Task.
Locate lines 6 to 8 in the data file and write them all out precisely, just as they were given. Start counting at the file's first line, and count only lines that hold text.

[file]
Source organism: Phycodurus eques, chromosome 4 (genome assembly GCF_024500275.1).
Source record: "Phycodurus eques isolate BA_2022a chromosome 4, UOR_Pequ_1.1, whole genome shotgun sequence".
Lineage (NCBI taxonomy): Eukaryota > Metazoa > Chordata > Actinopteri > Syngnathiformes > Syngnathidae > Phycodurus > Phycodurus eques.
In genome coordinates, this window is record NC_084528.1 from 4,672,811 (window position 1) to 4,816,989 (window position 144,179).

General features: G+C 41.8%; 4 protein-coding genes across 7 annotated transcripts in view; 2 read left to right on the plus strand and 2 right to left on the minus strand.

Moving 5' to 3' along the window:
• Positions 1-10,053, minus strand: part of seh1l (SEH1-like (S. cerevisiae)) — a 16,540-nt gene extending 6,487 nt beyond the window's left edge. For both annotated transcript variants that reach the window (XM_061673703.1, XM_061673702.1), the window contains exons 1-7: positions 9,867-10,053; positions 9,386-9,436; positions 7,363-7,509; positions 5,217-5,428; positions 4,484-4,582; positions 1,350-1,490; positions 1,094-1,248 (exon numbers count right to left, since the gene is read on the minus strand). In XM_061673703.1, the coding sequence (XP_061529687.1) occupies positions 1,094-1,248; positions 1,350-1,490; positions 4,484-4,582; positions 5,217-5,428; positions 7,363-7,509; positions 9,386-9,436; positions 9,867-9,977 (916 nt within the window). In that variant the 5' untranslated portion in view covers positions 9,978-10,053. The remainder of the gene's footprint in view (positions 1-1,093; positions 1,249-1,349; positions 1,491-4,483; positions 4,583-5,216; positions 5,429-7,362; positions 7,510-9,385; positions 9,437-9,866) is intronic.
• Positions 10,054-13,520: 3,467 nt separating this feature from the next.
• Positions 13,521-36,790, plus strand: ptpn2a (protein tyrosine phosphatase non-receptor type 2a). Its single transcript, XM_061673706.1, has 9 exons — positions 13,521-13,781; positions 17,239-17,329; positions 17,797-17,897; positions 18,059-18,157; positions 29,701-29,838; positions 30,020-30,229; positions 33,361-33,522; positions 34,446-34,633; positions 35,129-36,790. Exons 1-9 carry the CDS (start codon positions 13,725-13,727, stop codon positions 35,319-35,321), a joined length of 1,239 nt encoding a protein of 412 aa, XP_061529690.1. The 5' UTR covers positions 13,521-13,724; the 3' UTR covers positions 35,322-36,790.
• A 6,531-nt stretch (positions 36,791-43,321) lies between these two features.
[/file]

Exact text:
Moving 5' to 3' along the window:
• Positions 1-10,053, minus strand: part of seh1l (SEH1-like (S. cerevisiae)) — a 16,540-nt gene extending 6,487 nt beyond the window's left edge. For both annotated transcript variants that reach the window (XM_061673703.1, XM_061673702.1), the window contains exons 1-7: positions 9,867-10,053; positions 9,386-9,436; positions 7,363-7,509; positions 5,217-5,428; positions 4,484-4,582; positions 1,350-1,490; positions 1,094-1,248 (exon numbers count right to left, since the gene is read on the minus strand). In XM_061673703.1, the coding sequence (XP_061529687.1) occupies positions 1,094-1,248; positions 1,350-1,490; positions 4,484-4,582; positions 5,217-5,428; positions 7,363-7,509; positions 9,386-9,436; positions 9,867-9,977 (916 nt within the window). In that variant the 5' untranslated portion in view covers positions 9,978-10,053. The remainder of the gene's footprint in view (positions 1-1,093; positions 1,249-1,349; positions 1,491-4,483; positions 4,583-5,216; positions 5,429-7,362; positions 7,510-9,385; positions 9,437-9,866) is intronic.
• Positions 10,054-13,520: 3,467 nt separating this feature from the next.